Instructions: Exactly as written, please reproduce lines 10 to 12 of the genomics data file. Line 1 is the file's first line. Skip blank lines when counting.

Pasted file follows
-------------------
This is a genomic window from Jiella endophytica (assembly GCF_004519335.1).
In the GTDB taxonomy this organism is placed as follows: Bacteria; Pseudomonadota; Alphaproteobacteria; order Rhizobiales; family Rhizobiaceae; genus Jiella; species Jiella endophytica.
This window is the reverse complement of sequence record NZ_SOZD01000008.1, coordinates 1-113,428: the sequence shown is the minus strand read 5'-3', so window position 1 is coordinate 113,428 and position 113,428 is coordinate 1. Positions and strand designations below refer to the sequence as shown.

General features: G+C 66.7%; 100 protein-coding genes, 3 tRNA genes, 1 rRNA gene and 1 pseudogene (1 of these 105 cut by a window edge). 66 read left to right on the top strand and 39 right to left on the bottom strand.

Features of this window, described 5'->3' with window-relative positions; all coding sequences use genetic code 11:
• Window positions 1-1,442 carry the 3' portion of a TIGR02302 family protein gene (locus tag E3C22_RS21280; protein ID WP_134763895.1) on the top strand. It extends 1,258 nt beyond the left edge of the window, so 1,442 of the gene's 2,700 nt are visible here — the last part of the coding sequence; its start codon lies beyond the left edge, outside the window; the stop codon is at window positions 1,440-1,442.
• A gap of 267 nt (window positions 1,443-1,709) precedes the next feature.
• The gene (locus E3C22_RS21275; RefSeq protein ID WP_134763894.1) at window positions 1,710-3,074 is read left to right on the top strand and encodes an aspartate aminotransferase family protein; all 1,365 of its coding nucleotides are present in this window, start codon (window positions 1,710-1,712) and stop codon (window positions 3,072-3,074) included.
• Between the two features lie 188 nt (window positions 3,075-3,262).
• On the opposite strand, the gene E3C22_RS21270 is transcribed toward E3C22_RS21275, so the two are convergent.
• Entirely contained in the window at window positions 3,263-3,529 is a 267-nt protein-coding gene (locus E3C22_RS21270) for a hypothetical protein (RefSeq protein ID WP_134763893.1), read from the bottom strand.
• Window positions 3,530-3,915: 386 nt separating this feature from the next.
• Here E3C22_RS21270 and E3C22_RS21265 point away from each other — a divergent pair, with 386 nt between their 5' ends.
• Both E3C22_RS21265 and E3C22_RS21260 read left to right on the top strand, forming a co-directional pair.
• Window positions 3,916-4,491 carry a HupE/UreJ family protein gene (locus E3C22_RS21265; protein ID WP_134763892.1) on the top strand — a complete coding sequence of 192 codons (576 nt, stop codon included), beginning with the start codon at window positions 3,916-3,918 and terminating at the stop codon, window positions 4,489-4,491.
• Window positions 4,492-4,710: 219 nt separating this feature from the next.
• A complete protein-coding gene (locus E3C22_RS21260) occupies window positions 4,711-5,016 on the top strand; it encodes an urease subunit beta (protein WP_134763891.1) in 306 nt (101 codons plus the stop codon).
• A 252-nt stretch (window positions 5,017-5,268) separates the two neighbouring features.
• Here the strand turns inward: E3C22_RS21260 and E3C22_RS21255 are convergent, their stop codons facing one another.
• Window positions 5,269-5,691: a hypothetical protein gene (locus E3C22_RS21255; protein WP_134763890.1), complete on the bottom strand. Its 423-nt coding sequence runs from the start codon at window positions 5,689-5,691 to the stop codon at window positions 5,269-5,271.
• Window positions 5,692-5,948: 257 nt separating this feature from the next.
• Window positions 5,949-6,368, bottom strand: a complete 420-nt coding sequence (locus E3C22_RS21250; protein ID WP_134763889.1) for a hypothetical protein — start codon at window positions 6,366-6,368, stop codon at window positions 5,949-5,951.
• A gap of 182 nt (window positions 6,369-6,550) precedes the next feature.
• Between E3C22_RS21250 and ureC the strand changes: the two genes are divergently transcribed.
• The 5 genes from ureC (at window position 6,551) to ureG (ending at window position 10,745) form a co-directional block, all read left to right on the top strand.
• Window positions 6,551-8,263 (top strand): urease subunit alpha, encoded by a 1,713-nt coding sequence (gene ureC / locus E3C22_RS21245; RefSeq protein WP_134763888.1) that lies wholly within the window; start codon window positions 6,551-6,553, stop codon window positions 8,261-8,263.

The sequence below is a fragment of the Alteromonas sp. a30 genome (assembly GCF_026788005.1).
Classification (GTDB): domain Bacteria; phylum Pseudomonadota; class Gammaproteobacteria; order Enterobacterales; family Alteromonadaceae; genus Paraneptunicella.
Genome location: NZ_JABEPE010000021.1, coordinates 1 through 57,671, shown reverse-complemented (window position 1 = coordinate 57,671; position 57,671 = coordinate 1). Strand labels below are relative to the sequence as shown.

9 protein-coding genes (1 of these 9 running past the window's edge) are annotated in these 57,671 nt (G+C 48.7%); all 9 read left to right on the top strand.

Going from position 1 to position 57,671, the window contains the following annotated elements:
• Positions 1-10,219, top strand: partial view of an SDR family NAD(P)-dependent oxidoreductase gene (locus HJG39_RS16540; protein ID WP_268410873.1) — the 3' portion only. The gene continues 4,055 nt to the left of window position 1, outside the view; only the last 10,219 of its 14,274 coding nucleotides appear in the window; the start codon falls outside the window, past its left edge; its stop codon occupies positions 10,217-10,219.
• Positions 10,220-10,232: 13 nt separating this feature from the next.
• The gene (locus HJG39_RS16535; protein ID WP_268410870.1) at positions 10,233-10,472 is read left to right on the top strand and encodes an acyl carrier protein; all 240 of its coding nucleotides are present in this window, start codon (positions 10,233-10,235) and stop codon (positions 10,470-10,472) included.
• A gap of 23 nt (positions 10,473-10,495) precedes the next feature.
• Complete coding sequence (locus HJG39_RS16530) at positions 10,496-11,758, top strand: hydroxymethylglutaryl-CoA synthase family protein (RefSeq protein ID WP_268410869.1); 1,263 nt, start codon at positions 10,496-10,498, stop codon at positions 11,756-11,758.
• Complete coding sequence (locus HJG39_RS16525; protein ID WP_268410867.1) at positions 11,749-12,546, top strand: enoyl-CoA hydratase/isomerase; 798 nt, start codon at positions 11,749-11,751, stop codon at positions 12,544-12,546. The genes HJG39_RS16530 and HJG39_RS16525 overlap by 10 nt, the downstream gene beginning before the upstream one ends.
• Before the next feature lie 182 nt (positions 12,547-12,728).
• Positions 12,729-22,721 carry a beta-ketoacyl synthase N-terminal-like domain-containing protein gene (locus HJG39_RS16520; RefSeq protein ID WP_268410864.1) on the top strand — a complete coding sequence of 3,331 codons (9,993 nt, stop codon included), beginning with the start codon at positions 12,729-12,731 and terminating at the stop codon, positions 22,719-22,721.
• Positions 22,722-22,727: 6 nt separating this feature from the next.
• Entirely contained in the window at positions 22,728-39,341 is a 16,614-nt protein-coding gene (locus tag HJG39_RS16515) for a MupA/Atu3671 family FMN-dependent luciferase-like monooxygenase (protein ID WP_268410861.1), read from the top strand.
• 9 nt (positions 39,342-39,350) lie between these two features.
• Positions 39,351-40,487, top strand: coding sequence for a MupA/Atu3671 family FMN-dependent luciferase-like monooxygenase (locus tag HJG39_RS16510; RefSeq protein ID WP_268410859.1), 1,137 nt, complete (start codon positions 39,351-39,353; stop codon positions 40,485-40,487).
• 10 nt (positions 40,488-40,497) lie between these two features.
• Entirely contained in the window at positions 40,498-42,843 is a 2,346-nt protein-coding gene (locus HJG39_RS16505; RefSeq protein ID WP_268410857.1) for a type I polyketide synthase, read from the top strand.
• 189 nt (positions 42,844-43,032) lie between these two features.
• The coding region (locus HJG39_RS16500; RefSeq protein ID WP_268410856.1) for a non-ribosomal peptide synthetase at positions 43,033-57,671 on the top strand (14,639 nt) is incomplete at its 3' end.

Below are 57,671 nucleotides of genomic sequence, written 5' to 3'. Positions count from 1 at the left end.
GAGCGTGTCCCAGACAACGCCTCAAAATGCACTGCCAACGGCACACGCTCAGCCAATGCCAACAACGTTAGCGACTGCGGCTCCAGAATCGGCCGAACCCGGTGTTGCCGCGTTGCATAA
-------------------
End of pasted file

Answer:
• On the opposite strand, the gene E3C22_RS21270 is transcribed toward E3C22_RS21275, so the two are convergent.
• Entirely contained in the window at window positions 3,263-3,529 is a 267-nt protein-coding gene (locus E3C22_RS21270) for a hypothetical protein (RefSeq protein ID WP_134763893.1), read from the bottom strand.
• Window positions 3,530-3,915: 386 nt separating this feature from the next.